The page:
J Burn Care Res. 2023 Jan 6:irad002. doi: 10.1093/jbcr/irad002. Online ahead of print.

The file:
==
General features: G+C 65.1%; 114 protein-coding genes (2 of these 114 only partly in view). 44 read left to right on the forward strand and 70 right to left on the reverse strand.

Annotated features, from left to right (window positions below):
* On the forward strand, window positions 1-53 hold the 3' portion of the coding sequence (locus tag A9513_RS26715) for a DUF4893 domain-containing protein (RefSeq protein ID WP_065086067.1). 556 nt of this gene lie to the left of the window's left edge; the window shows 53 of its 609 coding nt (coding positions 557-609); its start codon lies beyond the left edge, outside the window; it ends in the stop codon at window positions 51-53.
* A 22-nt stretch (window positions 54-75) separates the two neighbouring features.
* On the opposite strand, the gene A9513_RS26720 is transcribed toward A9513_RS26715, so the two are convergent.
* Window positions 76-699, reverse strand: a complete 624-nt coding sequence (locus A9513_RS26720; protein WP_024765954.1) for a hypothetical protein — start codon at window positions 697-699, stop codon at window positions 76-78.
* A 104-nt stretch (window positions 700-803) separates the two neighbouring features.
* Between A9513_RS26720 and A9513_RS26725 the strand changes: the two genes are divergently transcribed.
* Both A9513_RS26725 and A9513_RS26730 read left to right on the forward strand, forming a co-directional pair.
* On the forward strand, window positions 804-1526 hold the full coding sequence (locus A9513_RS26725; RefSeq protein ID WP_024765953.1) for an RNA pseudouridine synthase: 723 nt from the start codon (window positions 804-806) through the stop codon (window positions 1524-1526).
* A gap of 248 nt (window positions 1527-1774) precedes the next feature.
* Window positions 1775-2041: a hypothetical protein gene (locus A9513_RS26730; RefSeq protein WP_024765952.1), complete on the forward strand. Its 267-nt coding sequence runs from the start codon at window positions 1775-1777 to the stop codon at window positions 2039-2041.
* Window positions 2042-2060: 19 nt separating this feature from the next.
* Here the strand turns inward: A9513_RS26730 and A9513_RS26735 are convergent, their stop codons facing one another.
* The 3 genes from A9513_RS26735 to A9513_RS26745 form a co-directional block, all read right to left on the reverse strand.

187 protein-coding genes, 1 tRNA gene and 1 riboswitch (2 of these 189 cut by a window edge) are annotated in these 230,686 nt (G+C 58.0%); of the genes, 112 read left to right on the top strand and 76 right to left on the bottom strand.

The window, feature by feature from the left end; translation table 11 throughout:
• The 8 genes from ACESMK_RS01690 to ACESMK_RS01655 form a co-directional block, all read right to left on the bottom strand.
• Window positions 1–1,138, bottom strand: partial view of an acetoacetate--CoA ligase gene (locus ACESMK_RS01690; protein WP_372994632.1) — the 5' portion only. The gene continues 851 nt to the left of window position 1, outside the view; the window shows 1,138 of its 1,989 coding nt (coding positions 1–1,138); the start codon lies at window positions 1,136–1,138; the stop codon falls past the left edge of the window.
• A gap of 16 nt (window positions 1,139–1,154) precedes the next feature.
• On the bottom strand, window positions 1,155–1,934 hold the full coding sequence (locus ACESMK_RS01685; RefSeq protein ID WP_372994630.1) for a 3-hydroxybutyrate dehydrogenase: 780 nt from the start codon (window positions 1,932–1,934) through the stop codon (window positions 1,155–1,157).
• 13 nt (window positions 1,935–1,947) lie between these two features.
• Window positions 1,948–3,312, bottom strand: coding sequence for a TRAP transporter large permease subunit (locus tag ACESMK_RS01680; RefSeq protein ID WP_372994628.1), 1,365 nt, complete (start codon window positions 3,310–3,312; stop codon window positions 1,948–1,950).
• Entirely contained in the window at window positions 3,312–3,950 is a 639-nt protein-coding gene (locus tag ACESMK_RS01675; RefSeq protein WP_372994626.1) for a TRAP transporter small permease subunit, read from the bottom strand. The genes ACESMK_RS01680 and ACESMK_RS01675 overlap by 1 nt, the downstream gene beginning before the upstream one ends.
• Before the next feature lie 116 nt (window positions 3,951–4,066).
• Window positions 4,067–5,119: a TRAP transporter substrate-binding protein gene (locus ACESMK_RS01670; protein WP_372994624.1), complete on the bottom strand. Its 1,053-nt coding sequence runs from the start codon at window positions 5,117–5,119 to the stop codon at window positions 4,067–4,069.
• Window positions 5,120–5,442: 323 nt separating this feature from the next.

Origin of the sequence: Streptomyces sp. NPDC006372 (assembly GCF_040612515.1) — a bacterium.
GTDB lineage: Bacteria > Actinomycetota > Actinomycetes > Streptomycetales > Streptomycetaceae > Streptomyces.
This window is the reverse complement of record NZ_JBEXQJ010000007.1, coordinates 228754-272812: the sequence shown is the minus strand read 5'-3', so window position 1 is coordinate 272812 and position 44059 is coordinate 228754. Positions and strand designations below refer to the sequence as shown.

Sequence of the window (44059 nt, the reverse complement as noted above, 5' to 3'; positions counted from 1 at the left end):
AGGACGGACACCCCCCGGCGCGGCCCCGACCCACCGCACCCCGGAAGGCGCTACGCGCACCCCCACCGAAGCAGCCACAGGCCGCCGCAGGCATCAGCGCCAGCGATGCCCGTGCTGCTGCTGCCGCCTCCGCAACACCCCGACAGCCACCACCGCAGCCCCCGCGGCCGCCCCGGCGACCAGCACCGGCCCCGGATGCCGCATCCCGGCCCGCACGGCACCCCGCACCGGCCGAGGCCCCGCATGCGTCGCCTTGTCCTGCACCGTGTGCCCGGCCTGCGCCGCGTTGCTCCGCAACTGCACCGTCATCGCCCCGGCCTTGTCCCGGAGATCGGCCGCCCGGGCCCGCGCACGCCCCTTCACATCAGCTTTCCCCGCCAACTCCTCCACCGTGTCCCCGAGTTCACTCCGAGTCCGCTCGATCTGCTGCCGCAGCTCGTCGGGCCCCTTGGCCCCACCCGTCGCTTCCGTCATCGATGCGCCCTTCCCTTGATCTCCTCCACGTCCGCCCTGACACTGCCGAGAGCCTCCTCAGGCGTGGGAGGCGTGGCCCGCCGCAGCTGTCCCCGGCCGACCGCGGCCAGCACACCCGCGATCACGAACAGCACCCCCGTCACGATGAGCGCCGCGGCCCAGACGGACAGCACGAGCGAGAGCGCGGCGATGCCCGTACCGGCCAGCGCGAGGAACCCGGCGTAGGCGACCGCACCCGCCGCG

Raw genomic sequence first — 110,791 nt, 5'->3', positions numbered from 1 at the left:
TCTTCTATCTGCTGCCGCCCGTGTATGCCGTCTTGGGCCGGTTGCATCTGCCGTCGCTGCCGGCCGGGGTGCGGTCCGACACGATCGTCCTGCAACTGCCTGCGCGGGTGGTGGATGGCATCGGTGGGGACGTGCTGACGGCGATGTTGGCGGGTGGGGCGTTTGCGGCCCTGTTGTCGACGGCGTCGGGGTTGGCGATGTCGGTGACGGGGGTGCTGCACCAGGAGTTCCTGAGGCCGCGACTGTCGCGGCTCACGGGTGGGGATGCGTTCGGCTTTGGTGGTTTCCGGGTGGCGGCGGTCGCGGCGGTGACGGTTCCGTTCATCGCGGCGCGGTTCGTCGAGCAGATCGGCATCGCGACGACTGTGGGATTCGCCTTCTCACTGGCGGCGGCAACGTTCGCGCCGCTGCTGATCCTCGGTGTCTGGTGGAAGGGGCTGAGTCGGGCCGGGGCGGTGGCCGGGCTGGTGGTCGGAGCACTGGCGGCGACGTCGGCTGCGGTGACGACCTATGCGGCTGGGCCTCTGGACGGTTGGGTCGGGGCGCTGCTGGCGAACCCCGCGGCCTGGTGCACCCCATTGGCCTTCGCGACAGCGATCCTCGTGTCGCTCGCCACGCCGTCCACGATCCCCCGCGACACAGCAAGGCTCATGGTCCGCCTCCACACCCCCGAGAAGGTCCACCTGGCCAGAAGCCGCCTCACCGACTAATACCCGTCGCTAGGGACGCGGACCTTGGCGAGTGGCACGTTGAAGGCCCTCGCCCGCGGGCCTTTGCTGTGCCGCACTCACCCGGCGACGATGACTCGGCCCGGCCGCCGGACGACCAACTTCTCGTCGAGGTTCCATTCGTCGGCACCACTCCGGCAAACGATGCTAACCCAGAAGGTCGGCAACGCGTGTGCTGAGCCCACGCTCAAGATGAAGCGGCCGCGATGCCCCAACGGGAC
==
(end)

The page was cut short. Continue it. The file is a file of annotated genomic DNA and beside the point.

A history of malignancy is associated with worse outcomes in cardiac disease and trauma. Our objective was to determine if a past medical history or comorbid condition of cancer portends an increased morbidity or mortality in burns or skin-sloughing disorders at our institution. Patients were identified using our Institutional Burn Center registry and linked to the clinical and administrative data. All patients admitted between January 1, 2014 and June 30, 2021 were eligible for inclusion. Demographics, length of stay, comorbid conditions and mortality were evaluated. Statistical analysis was performed with Kruskal-Wallis, chi-square, and Fisher’s exact tests. Seven thousand three hundred seventy-two patients were admitted during this time period. Three hundred eighty-six patients had a history of cancer (5%). Patients with a history of cancer were older (56 versus 44 years, p<0.0001). They had a significantly longer length of stay (16 versus 10 days, p<0.0001). They also had larger burns and higher hospital costs ($147,021 versus $83,788, p<0.0001), were more likely to be male and more likely to have a skin-sloughing disorder. A history of cancer was not associated with increased odds of burn mortality. Thus, a history of cancer is associated with increased lengths of stay and costs in patients admitted for burn injury or skin-sloughing disorders, but not associated with increased mortality. Further study is warranted to investigate and mitigate what aspects of their care could be adjusted to improve outcomes.